To fight online fraud, Facebook proposes a more privacy-friendly approach
Facebook Inc. has developed a new approach to detecting online fraud that it said could provide more privacy for consumers than the techniques companies employ today.
The social network detailed the method this afternoon at its @Scale engineering conference in San Jose, California. The problem it addresses is that web companies, including Facebook itself, need to collect large amounts of data about users’ activity to tell if their actions are legitimate or fraudulent. This data collection raises obvious privacy concerns even when the information is utilized strictly for fraud prevention.
A hypothetical example is a banking app that needs to verify login attempts are made by real customers and not bots. As part of the process, the app might record the amount of battery charge in the user’s phone or readings from the phone’s accelerometer, which is the kind of data that bots have an extremely hard time faking. The downside is that this data ends up in the hands of the banking app’s developer.
Facebook’s approach to making the process more private is to perform verification with digital signatures instead of raw user information. Digital signatures are essentially virtual stamps of authenticity that employ cryptography to prove the file they’re attached to is legitimate. In this case, Facebook wants to harness them to prove that an action like a purchase or an ad click comes from a legitimate user.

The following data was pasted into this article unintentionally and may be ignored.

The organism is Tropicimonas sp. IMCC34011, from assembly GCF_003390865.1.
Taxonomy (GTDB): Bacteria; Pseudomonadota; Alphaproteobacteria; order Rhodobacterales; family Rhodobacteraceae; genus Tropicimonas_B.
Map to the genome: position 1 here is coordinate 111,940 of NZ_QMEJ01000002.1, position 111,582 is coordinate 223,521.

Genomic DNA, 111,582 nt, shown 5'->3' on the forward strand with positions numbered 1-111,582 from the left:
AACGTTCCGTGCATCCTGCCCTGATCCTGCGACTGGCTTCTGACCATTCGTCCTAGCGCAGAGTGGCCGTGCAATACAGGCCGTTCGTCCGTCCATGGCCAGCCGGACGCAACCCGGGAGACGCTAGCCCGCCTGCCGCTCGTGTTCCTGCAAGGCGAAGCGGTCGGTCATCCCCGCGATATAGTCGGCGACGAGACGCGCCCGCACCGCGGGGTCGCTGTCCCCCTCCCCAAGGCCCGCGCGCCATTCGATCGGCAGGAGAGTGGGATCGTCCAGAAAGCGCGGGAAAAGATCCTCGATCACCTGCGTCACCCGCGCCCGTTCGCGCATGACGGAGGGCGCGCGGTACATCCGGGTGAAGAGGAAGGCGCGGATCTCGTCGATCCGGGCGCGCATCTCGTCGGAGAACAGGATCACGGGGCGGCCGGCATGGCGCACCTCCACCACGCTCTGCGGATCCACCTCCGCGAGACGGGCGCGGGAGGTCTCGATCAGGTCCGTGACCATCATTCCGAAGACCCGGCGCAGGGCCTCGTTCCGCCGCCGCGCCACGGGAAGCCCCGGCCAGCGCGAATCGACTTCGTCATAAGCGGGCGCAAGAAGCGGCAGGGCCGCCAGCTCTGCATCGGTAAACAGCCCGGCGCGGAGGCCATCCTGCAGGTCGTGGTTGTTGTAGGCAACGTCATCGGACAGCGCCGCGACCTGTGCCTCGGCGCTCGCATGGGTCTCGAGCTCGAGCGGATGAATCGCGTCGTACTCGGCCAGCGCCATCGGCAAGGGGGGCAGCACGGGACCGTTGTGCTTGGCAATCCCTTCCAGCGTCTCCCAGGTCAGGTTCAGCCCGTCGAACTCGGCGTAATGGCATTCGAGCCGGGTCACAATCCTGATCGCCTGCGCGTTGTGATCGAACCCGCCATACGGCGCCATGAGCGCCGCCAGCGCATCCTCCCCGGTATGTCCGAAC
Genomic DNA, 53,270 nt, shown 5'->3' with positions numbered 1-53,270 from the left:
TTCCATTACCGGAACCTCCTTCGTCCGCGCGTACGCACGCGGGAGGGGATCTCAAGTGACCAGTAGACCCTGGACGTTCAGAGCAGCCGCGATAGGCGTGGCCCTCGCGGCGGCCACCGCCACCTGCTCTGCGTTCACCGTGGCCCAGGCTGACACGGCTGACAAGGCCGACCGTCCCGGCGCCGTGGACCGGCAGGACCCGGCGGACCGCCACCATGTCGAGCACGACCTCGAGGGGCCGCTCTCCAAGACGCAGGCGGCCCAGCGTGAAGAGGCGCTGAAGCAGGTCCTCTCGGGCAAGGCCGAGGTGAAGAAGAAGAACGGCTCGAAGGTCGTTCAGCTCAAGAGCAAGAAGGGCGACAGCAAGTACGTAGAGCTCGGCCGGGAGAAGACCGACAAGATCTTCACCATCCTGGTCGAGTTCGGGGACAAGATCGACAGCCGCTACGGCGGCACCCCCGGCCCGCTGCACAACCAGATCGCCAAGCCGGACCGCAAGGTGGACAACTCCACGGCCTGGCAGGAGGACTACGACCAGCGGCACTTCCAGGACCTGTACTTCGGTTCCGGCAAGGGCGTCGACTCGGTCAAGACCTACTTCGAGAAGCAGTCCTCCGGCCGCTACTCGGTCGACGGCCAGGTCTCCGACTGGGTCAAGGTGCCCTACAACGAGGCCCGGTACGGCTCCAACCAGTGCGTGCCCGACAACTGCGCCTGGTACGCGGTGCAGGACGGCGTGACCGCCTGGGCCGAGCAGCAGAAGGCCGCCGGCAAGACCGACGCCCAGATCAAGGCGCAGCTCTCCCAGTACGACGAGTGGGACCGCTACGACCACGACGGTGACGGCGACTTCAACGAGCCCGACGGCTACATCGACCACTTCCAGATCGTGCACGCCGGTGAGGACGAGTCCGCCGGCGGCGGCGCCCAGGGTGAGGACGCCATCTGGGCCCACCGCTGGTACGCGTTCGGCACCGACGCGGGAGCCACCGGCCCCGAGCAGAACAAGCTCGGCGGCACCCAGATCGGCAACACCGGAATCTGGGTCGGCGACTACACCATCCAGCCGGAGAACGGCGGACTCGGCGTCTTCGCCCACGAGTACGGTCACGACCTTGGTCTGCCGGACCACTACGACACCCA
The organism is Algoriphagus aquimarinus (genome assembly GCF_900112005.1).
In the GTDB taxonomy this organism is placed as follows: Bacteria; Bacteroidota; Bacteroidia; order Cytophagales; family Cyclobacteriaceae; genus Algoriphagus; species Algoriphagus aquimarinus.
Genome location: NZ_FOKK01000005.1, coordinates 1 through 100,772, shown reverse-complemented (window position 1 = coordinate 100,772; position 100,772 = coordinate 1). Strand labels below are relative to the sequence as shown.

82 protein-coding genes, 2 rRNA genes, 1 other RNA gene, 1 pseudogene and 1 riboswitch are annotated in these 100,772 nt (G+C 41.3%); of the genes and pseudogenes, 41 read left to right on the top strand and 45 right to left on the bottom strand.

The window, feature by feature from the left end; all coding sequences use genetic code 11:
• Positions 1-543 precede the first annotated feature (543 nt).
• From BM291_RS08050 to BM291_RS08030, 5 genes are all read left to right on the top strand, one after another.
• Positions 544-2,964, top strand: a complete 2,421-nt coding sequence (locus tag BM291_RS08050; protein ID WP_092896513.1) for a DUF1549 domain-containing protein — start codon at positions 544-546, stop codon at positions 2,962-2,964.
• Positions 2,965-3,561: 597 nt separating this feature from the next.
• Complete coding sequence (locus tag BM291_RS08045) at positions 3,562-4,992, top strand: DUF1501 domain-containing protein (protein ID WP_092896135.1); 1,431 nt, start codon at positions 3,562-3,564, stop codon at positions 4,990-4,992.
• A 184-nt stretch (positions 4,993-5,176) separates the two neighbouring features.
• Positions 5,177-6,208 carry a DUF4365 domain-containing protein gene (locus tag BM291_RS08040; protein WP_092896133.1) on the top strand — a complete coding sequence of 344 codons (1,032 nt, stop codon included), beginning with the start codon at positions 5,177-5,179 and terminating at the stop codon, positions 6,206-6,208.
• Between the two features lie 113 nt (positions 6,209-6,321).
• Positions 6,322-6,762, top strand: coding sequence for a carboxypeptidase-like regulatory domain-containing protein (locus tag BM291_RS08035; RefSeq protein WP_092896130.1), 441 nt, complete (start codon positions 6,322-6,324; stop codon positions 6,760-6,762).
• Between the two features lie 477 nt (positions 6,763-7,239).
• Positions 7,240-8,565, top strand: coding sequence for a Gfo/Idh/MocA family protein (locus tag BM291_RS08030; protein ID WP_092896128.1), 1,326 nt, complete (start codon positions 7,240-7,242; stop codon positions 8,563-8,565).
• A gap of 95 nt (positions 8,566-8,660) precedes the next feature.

It proposes to implement the approach by leveraging a modified version of a blind signature. It’s a cryptographic technology that allows a company, say the hypothetical banking app developer, to attach a digital signature to a user activity log without viewing its contents. That log’s authenticity can later be likewise verified in a way that doesn’t require the developer to check the user data inside, thus preserving privacy.
Facebook’s method would have the added benefit of making it difficult for cybercriminals to forge signatures and pass off fraudulent activity as legitimate. One way the technique makes that possible is by having the user’s browser or operating system handle a part of the verification procedure. As a result, the data involved in the process never leaves the user’s device, which makes it that much harder for hackers to intercept it.
Facebook’s researchers said that this technique can be combined with even more advanced security methods. Companies could add a unique identifier to each digital signature, so to prevent reuse, and block signatures from being hijacked to verify an event chain (such as a website visiting session) other than the one for which they were originally generated.
Facebook hopes to work with outside companies such as browser makers to develop an industry-standard implementation of its method. To that end, the social network has started soliciting feedback from the business and academic communities through the W3C internet standards body.
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